Stop policing people’s weight

To whom it may concern.

I don’t know who died and made you the size police. Someone adds the slightest weight and you feel the need to point it out. But you don’t just point it out, no. You describe the person’s body parts to them as if they don’t have a mirror.

You meet them after a long time and you greet them with “You grew so fat! What happened?” “Eh. Your cheeks are bulging. It’s as if you’re pumping them with balloons.”

You hold their arm and jiggle it. You analyze them from head to toe with shock and disbelief, make them so self-aware that they now can’t leave home without trying on a million outfits.

You are so self-absorbed that you are oblivious to their discomfort when you do these things. You expect them to laugh at your unoriginal jokes. You publicly exclaim “Your stomach is so big!” and draw everyone’s attention to that person, but expect them to be pleasant about it.

When they start taking measures to be in good shape, you still have something to say about the way they do it. They can’t diet in peace. You mock them for what they decide to eat/not eat.

If they eat a salad today and meat the next day, you are there to observed and laugh. “Hahaha. I thought you were dieting.”They can’t jog or swim or go to the gym in peace because you have something “funny” to say about that too.

Their shoes. The way they run. Their outfits. In the end, you are the very reason why theyquit.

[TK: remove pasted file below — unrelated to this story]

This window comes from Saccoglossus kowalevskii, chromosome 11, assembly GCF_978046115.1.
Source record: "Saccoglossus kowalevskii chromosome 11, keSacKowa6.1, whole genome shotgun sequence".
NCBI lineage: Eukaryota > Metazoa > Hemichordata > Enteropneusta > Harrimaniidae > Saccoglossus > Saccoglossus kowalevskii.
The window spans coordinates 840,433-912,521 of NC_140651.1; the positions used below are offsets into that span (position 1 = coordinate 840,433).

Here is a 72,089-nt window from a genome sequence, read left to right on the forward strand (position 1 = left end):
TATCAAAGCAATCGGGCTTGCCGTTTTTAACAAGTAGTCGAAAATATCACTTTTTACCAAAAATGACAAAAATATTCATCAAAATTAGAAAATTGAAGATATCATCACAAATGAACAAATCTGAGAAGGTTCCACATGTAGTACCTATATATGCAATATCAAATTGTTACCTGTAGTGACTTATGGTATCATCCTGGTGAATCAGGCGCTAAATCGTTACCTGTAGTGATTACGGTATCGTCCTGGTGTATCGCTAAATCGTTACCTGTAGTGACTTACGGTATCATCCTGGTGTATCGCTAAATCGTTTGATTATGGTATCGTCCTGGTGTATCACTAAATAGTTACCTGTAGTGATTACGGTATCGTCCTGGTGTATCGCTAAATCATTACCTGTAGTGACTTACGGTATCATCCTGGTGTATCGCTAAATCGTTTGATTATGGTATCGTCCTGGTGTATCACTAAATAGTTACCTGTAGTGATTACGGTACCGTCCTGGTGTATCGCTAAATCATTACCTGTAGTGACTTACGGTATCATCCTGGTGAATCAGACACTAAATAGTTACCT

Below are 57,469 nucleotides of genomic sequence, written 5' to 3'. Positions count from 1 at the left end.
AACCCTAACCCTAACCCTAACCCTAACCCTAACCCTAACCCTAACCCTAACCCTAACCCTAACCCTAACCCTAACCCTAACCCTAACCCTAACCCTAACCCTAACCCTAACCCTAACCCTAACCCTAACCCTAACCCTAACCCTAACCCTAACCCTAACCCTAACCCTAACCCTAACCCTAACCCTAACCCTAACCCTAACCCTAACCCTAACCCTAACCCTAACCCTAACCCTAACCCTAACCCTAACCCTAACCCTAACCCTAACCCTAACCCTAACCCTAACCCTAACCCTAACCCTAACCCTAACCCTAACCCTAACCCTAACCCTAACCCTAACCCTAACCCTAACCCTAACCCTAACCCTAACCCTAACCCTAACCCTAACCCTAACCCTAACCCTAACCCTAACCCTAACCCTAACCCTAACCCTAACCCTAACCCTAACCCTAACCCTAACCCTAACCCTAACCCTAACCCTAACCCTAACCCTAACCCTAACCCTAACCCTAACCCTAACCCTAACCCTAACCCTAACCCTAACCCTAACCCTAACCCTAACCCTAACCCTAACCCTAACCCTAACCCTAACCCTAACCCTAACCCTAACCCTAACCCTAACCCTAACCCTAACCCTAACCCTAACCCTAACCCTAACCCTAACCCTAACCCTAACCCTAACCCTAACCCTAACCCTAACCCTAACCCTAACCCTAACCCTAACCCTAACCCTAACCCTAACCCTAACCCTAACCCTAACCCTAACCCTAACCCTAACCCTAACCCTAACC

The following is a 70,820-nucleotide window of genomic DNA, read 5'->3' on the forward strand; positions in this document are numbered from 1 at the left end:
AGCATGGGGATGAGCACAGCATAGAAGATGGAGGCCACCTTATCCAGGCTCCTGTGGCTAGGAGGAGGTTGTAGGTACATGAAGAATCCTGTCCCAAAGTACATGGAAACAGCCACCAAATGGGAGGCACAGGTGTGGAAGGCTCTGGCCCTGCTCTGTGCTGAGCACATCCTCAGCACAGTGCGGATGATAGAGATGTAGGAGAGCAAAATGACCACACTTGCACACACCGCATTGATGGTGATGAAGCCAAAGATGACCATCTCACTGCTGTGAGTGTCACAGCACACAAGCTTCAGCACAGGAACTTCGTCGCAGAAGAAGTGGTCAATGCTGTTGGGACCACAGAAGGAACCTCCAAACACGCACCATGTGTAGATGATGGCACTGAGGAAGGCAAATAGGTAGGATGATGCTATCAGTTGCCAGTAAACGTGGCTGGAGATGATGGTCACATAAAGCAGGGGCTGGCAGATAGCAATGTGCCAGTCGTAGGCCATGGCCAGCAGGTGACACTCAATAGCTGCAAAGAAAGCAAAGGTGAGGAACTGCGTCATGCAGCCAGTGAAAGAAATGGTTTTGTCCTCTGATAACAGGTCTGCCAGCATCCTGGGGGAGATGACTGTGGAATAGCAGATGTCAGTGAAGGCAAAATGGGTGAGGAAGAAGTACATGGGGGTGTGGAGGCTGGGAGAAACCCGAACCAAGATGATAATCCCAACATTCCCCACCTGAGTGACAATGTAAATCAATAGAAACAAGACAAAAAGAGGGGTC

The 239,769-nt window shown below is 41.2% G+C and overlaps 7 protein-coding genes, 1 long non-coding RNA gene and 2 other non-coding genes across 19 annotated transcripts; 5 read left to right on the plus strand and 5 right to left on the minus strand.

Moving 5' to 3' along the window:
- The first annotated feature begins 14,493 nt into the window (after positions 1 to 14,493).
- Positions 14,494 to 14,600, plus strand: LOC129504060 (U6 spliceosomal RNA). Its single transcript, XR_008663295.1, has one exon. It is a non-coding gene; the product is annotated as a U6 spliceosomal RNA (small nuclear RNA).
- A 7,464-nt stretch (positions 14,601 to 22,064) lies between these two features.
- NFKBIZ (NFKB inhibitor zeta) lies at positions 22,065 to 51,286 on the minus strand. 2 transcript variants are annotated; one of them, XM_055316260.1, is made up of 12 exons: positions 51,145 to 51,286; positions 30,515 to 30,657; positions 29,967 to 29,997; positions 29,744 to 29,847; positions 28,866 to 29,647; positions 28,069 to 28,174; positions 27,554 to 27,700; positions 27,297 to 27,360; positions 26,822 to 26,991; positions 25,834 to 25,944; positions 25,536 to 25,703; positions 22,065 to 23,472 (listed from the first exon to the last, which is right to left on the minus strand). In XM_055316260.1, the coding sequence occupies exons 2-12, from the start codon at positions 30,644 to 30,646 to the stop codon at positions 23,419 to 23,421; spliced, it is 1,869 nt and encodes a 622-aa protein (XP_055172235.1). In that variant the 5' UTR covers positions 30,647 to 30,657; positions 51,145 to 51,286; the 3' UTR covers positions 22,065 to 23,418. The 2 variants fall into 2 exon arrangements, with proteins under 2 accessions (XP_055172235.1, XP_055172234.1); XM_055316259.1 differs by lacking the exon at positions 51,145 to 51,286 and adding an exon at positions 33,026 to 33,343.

If you’re one of those people who police other people’s weight, you need to stop that toxic behavior. It’s true that sometimes people need to be told if they are headed in the wrong direction with their weight.

But believe me when I say that they already know by the time you tell them. They are not blind.

And no, they are not going to take steps to change their weight because you pointed it out. They are going to do it because they want that change for themselves.

And before you make someone feel bad about their weight, consider the possibility that they have a medical or psychological problem contributing to that.

Consider the possibility that no one died and made you the yardstick for what constitutes a good size. After all, one man’s meat is another man’s poison.

Ask yourself if you’re offering a solution. Most importantly, ask yourself if someone’s weight is part of your business; if it directly affects you in any way.

If you do decide that someone’s weight is your business so you must say something, there is a manner, place and time for it. You can’t just go around exclaiming at people’s weight in public. It’s uncouth.

But if you keep going the way you’re going and one day you offend someone and they give you a thorough dress-down, sit there and take it. You’ll have had it coming.

editor@newtimesrwanda.com